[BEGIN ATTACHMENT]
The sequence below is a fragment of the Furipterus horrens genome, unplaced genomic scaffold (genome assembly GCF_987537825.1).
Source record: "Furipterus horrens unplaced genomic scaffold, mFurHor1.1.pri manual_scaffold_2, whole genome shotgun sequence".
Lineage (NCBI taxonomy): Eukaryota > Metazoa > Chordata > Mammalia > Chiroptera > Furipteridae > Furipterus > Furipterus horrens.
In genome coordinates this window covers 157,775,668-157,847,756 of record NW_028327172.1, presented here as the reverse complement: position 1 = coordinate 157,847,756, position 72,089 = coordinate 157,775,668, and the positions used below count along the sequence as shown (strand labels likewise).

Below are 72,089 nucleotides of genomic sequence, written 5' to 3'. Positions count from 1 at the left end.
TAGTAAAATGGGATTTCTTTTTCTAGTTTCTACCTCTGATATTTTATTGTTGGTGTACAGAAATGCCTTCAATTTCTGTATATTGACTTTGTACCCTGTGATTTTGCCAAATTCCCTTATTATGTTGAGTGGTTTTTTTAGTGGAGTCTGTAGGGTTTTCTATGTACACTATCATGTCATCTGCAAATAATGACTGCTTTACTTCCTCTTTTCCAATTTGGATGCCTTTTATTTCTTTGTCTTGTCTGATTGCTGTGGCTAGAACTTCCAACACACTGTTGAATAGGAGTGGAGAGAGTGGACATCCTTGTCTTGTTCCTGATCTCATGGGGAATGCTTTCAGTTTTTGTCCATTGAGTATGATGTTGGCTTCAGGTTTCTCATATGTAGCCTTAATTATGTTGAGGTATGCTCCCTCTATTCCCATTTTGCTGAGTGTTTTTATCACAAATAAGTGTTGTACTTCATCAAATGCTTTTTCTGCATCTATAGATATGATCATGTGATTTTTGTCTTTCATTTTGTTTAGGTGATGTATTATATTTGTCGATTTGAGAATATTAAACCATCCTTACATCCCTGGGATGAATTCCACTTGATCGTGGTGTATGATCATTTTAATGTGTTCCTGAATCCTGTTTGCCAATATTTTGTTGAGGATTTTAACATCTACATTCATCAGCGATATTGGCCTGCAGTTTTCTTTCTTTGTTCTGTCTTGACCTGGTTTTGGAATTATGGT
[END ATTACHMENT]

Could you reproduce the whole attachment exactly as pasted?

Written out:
The sequence below is a fragment of the Furipterus horrens genome, unplaced genomic scaffold (genome assembly GCF_987537825.1).
Source record: "Furipterus horrens unplaced genomic scaffold, mFurHor1.1.pri manual_scaffold_2, whole genome shotgun sequence".
Lineage (NCBI taxonomy): Eukaryota > Metazoa > Chordata > Mammalia > Chiroptera > Furipteridae > Furipterus > Furipterus horrens.
In genome coordinates this window covers 157,775,668-157,847,756 of record NW_028327172.1, presented here as the reverse complement: position 1 = coordinate 157,847,756, position 72,089 = coordinate 157,775,668, and the positions used below count along the sequence as shown (strand labels likewise).

Below are 72,089 nucleotides of genomic sequence, written 5' to 3'. Positions count from 1 at the left end.
TAGTAAAATGGGATTTCTTTTTCTAGTTTCTACCTCTGATATTTTATTGTTGGTGTACAGAAATGCCTTCAATTTCTGTATATTGACTTTGTACCCTGTGATTTTGCCAAATTCCCTTATTATGTTGAGTGGTTTTTTTAGTGGAGTCTGTAGGGTTTTCTATGTACACTATCATGTCATCTGCAAATAATGACTGCTTTACTTCCTCTTTTCCAATTTGGATGCCTTTTATTTCTTTGTCTTGTCTGATTGCTGTGGCTAGAACTTCCAACACACTGTTGAATAGGAGTGGAGAGAGTGGACATCCTTGTCTTGTTCCTGATCTCATGGGGAATGCTTTCAGTTTTTGTCCATTGAGTATGATGTTGGCTTCAGGTTTCTCATATGTAGCCTTAATTATGTTGAGGTATGCTCCCTCTATTCCCATTTTGCTGAGTGTTTTTATCACAAATAAGTGTTGTACTTCATCAAATGCTTTTTCTGCATCTATAGATATGATCATGTGATTTTTGTCTTTCATTTTGTTTAGGTGATGTATTATATTTGTCGATTTGAGAATATTAAACCATCCTTACATCCCTGGGATGAATTCCACTTGATCGTGGTGTATGATCATTTTAATGTGTTCCTGAATCCTGTTTGCCAATATTTTGTTGAGGATTTTAACATCTACATTCATCAGCGATATTGGCCTGCAGTTTTCTTTCTTTGTTCTGTCTTGACCTGGTTTTGGAATTATGGT